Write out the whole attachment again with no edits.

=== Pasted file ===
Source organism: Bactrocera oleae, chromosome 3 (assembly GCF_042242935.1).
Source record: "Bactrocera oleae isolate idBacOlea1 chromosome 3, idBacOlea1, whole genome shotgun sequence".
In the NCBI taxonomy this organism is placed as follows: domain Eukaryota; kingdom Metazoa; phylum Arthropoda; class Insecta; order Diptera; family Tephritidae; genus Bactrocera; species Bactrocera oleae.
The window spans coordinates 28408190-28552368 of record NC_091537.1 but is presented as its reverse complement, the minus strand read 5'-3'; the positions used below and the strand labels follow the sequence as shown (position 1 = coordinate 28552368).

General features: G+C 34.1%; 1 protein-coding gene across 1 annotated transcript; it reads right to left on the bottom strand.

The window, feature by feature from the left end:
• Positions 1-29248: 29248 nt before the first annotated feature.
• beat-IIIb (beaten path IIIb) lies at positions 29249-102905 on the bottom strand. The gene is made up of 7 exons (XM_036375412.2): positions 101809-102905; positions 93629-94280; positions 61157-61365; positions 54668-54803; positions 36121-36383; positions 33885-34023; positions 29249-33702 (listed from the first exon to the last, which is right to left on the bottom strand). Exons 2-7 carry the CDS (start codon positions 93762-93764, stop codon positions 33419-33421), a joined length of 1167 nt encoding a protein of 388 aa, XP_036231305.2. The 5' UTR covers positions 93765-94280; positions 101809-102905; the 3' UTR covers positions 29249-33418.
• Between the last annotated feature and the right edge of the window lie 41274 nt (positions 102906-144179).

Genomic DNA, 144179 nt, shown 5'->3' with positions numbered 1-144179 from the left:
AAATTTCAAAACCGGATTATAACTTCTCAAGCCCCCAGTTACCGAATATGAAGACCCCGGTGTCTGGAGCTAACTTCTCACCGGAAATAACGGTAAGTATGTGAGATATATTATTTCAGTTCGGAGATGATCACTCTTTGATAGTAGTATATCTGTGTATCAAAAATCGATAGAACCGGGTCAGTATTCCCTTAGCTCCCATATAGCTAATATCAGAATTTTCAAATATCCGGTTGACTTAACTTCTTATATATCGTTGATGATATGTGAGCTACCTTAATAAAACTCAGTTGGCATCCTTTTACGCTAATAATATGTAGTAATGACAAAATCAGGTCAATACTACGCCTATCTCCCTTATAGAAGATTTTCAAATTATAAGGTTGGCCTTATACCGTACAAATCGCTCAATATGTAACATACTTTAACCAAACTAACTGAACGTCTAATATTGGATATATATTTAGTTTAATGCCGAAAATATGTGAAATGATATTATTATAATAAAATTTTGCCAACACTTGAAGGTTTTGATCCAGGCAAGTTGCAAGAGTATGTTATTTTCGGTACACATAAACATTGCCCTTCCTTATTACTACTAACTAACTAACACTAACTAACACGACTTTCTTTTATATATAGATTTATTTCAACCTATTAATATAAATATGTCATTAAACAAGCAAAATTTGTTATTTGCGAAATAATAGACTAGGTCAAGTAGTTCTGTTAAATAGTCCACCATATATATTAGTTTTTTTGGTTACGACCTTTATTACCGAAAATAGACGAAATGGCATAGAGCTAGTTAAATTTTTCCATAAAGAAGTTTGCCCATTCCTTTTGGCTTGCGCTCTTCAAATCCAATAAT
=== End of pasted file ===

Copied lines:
Source organism: Bactrocera oleae, chromosome 3 (assembly GCF_042242935.1).
Source record: "Bactrocera oleae isolate idBacOlea1 chromosome 3, idBacOlea1, whole genome shotgun sequence".
In the NCBI taxonomy this organism is placed as follows: domain Eukaryota; kingdom Metazoa; phylum Arthropoda; class Insecta; order Diptera; family Tephritidae; genus Bactrocera; species Bactrocera oleae.
The window spans coordinates 28408190-28552368 of record NC_091537.1 but is presented as its reverse complement, the minus strand read 5'-3'; the positions used below and the strand labels follow the sequence as shown (position 1 = coordinate 28552368).

General features: G+C 34.1%; 1 protein-coding gene across 1 annotated transcript; it reads right to left on the bottom strand.

The window, feature by feature from the left end:
• Positions 1-29248: 29248 nt before the first annotated feature.
• beat-IIIb (beaten path IIIb) lies at positions 29249-102905 on the bottom strand. The gene is made up of 7 exons (XM_036375412.2): positions 101809-102905; positions 93629-94280; positions 61157-61365; positions 54668-54803; positions 36121-36383; positions 33885-34023; positions 29249-33702 (listed from the first exon to the last, which is right to left on the bottom strand). Exons 2-7 carry the CDS (start codon positions 93762-93764, stop codon positions 33419-33421), a joined length of 1167 nt encoding a protein of 388 aa, XP_036231305.2. The 5' UTR covers positions 93765-94280; positions 101809-102905; the 3' UTR covers positions 29249-33418.
• Between the last annotated feature and the right edge of the window lie 41274 nt (positions 102906-144179).

Genomic DNA, 144179 nt, shown 5'->3' with positions numbered 1-144179 from the left:
AAATTTCAAAACCGGATTATAACTTCTCAAGCCCCCAGTTACCGAATATGAAGACCCCGGTGTCTGGAGCTAACTTCTCACCGGAAATAACGGTAAGTATGTGAGATATATTATTTCAGTTCGGAGATGATCACTCTTTGATAGTAGTATATCTGTGTATCAAAAATCGATAGAACCGGGTCAGTATTCCCTTAGCTCCCATATAGCTAATATCAGAATTTTCAAATATCCGGTTGACTTAACTTCTTATATATCGTTGATGATATGTGAGCTACCTTAATAAAACTCAGTTGGCATCCTTTTACGCTAATAATATGTAGTAATGACAAAATCAGGTCAATACTACGCCTATCTCCCTTATAGAAGATTTTCAAATTATAAGGTTGGCCTTATACCGTACAAATCGCTCAATATGTAACATACTTTAACCAAACTAACTGAACGTCTAATATTGGATATATATTTAGTTTAATGCCGAAAATATGTGAAATGATATTATTATAATAAAATTTTGCCAACACTTGAAGGTTTTGATCCAGGCAAGTTGCAAGAGTATGTTATTTTCGGTACACATAAACATTGCCCTTCCTTATTACTACTAACTAACTAACACTAACTAACACGACTTTCTTTTATATATAGATTTATTTCAACCTATTAATATAAATATGTCATTAAACAAGCAAAATTTGTTATTTGCGAAATAATAGACTAGGTCAAGTAGTTCTGTTAAATAGTCCACCATATATATTAGTTTTTTTGGTTACGACCTTTATTACCGAAAATAGACGAAATGGCATAGAGCTAGTTAAATTTTTCCATAAAGAAGTTTGCCCATTCCTTTTGGCTTGCGCTCTTCAAATCCAATAAT